Factors Associated with Functional Impairment after Pediatric Injury

Randall S. Burd, Aaron R. Jensen, John M. Vanburen, Rachel Richards, Richard Holubkov, Murray M. Pollack, Robert A. Berg, Joseph A. Carcillo, Todd C. Carpenter, J. Michael Dean, Barbara Gaines, Mark W. Hall, Patrick S. McQuillen, Kathleen L. Meert, Peter M. Mourani, Michael L. Nance, Andrew R. Yates

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Importance: Short- and long-term functional impairment after pediatric injury may be more sensitive for measuring quality of care compared with mortality alone. The characteristics of injured children and adolescents who are at the highest risk for functional impairment are unknown. Objective: To evaluate categories of injuries associated with higher prevalence of impaired functional status at hospital discharge among children and adolescents and to estimate the number of those with injuries in these categories who received treatment at pediatric trauma centers. Design, Setting, and Participants: This prospective cohort study (Assessment of Functional Outcomes and Health-Related Quality of Life After Pediatric Trauma) included children and adolescents younger than 15 years who were hospitalized with at least 1 serious injury at 1 of 7 level 1 pediatric trauma centers from March 2018 to February 2020. Exposure: At least 1 serious injury (Abbreviated Injury Scale score, =3 [scores range from 1 to 6, with higher scores indicating more severe injury]) classified into 9 categories based on the body region injured and the presence of a severe traumatic brain injury (Glasgow Coma Scale score <9 or Glasgow Coma Scale motor score <5). Main Outcomes and Measures: New domain morbidity defined as a 2 points or more change in any of 6 domains (mental status, sensory, communication, motor function, feeding, and respiratory) measured using the Functional Status Scale (FSS) (scores range from 1 [normal] to 5 [very severe dysfunction] for each domain) in each injury category at hospital discharge. The estimated prevalence of impairment associated with each injury category was assessed in the population of seriously injured children and adolescents treated at participating sites. Results: This study included a sample of 427 injured children and adolescents (271 [63.5%] male; median age, 7.2 years [interquartile range, 2.5-11.7 years]), 74 (17.3%) of whom had new FSS domain morbidity at discharge. The proportion of new FSS domain morbidity was highest among those with multiple injured body regions and severe head injury (20 of 24 [83.3%]) and lowest among those with an isolated head injury of mild or moderate severity (1 of 84 [1.2%]). After adjusting for oversampling of specific injuries in the study sample, 749 of 5195 seriously injured children and adolescents (14.4%) were estimated to have functional impairment at hospital discharge. Children and adolescents with extremity injuries (302 of 749 [40.3%]) and those with severe traumatic brain injuries (258 of 749 [34.4%]) comprised the largest proportions of those estimated to have impairment at discharge. Conclusions and Relevance: In this cohort study, most injured children and adolescents returned to baseline functional status by hospital discharge. These findings suggest that functional status assessments can be limited to cohorts of injured children and adolescents at the highest risk for impairment..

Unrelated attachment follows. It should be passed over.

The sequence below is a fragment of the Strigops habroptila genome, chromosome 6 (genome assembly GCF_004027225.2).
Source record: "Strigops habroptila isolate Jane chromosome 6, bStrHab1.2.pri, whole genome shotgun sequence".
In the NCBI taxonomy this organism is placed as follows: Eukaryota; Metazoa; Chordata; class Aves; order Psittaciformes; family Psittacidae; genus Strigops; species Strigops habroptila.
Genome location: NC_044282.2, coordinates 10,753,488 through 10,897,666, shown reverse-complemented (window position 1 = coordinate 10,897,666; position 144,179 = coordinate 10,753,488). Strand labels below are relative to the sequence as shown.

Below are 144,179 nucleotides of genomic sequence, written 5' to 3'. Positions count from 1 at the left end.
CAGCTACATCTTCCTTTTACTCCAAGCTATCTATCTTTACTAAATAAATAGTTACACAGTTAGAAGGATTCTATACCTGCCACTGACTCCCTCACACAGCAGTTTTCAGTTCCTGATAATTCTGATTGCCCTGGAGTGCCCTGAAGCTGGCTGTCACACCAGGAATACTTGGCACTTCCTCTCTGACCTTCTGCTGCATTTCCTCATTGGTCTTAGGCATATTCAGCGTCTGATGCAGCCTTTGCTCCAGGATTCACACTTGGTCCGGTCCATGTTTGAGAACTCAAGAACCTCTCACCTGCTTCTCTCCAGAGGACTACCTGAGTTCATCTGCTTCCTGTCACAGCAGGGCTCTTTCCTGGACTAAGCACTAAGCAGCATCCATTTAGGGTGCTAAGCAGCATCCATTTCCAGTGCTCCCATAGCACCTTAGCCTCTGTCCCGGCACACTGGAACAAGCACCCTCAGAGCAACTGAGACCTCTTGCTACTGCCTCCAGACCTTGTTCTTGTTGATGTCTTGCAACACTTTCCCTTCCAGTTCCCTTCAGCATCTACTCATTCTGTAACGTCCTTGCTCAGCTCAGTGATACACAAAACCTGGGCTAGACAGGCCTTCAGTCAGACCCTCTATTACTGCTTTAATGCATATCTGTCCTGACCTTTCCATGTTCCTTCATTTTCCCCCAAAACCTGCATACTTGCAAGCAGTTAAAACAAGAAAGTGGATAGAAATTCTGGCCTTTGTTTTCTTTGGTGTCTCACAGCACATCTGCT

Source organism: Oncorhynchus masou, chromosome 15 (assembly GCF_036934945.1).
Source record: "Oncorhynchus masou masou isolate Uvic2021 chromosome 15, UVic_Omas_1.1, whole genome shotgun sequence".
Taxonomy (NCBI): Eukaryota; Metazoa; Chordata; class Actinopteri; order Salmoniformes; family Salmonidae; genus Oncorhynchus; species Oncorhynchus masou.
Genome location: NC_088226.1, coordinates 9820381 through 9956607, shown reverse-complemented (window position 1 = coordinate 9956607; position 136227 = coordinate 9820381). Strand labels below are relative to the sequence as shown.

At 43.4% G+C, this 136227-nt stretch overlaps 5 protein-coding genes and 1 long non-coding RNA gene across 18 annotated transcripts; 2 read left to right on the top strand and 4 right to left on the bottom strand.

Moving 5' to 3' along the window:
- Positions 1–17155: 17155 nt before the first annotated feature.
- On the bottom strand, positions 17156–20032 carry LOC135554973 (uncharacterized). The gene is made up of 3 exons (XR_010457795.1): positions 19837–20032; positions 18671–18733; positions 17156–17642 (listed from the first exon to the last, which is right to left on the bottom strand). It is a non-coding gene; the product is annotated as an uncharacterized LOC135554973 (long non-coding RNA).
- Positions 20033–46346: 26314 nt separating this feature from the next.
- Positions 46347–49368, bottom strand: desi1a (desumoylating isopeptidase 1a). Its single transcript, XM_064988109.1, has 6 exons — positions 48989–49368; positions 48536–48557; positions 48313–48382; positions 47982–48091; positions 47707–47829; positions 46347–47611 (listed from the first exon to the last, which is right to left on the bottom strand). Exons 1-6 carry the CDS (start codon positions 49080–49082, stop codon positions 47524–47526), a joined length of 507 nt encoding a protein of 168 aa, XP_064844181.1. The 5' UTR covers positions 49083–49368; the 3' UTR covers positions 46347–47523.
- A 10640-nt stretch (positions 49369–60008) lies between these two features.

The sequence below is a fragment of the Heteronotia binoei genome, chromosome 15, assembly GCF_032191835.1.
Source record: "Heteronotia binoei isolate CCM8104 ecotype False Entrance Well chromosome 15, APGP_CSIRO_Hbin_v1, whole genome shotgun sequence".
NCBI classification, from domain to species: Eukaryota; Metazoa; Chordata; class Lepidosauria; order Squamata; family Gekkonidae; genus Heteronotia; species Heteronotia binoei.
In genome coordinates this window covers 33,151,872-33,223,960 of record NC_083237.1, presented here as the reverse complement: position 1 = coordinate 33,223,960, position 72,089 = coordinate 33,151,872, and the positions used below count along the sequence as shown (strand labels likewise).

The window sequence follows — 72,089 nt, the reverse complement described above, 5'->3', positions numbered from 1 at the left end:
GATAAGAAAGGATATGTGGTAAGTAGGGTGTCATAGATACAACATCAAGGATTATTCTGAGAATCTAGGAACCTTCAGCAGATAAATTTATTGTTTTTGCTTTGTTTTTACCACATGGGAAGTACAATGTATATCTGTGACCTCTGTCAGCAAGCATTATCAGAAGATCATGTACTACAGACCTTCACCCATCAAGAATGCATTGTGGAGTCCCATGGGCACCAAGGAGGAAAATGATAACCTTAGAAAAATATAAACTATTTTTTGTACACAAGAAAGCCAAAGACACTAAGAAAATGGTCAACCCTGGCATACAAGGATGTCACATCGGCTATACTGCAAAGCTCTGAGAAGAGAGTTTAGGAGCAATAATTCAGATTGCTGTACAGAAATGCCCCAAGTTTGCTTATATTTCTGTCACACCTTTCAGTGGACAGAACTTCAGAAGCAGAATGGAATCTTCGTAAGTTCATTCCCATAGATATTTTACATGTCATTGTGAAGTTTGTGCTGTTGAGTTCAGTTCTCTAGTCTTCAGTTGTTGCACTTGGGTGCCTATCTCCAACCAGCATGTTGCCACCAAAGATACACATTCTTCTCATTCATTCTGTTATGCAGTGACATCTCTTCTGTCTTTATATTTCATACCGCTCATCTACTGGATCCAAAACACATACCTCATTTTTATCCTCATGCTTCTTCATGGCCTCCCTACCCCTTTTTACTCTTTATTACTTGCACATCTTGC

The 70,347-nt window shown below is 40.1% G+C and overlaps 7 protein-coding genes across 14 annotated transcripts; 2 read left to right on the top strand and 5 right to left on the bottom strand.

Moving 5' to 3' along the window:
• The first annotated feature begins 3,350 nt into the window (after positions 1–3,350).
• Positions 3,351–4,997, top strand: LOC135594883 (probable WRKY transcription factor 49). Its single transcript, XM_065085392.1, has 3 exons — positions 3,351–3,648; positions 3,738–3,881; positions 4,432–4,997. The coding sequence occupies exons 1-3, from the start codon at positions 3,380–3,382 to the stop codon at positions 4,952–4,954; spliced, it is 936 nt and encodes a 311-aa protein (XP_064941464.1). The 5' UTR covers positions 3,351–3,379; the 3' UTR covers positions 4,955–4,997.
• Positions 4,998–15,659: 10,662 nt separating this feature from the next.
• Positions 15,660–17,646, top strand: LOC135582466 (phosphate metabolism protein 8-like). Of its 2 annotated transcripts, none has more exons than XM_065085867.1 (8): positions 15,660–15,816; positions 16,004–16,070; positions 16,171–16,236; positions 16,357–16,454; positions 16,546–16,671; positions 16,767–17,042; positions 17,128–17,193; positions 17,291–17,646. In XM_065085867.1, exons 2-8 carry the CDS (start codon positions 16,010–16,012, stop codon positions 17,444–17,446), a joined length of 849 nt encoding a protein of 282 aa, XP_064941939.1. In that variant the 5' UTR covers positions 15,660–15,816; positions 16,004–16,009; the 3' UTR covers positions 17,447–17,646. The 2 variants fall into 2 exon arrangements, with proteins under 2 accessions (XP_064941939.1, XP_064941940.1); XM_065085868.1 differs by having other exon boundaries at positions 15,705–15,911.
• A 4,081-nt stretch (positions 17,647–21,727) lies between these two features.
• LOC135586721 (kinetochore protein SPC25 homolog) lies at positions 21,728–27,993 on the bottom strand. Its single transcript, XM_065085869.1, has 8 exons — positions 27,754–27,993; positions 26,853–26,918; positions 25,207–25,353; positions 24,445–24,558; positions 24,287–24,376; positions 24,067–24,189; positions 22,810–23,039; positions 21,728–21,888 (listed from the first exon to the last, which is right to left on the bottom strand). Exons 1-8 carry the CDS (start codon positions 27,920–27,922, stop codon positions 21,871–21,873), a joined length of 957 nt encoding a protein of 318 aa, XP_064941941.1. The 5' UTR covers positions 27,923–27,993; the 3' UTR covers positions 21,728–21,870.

Original languageEnglish
Article numbere212058
JournalJAMA Surgery
Issue number8
StatePublished - Aug 2021


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